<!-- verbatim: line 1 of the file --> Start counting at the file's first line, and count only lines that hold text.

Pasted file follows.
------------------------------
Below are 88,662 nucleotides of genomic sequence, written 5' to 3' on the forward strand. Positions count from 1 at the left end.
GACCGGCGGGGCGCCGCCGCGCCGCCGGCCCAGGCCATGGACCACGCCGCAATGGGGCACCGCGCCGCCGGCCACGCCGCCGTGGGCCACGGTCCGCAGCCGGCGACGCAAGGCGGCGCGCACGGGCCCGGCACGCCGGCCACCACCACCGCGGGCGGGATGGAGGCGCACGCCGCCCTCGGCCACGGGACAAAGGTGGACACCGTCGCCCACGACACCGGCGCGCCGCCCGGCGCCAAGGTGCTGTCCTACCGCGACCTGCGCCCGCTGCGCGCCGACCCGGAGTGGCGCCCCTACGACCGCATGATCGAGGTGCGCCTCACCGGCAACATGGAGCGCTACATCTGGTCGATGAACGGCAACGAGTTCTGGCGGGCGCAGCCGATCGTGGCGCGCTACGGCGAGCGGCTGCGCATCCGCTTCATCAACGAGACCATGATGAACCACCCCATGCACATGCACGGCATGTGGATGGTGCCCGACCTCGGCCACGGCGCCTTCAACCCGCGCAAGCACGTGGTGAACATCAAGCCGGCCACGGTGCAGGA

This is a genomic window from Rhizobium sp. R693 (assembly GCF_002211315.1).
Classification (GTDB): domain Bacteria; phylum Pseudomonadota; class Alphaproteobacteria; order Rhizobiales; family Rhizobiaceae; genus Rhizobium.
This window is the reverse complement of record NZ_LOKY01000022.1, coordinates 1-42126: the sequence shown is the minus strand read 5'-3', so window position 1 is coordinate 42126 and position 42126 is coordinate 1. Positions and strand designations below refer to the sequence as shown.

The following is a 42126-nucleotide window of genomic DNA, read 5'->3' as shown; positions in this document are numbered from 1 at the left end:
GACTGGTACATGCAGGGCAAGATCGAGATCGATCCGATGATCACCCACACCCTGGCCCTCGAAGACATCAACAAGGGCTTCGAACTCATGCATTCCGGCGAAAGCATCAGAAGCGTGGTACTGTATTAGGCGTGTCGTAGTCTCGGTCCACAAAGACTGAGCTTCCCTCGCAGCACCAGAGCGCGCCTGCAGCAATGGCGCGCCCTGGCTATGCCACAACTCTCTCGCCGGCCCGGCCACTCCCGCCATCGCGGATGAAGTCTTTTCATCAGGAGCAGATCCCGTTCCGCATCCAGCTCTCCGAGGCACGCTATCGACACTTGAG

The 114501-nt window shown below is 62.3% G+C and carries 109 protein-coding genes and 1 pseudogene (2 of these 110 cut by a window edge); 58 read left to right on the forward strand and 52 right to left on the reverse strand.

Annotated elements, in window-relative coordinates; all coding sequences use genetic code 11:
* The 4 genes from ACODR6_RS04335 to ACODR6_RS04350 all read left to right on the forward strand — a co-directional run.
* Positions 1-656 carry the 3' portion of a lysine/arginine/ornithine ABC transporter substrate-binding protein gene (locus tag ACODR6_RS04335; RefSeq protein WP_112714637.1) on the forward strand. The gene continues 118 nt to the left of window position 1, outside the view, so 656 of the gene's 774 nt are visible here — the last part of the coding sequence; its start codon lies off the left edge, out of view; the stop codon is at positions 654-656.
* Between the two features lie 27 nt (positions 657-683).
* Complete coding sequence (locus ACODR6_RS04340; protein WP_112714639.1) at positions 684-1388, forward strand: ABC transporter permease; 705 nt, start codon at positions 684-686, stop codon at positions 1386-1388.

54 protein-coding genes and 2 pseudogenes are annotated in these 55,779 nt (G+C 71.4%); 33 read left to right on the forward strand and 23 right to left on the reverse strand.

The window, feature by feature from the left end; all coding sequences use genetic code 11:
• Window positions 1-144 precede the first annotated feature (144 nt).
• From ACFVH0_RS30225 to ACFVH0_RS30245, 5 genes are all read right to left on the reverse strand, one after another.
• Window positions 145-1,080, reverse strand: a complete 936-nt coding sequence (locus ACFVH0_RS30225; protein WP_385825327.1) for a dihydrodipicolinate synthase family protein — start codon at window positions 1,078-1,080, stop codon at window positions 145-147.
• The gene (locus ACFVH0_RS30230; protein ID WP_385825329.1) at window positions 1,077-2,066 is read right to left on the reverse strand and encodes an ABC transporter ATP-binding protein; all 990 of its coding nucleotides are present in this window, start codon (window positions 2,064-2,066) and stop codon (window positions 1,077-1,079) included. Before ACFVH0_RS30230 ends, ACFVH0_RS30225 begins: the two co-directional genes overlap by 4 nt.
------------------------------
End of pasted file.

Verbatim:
Below are 88,662 nucleotides of genomic sequence, written 5' to 3' on the forward strand. Positions count from 1 at the left end.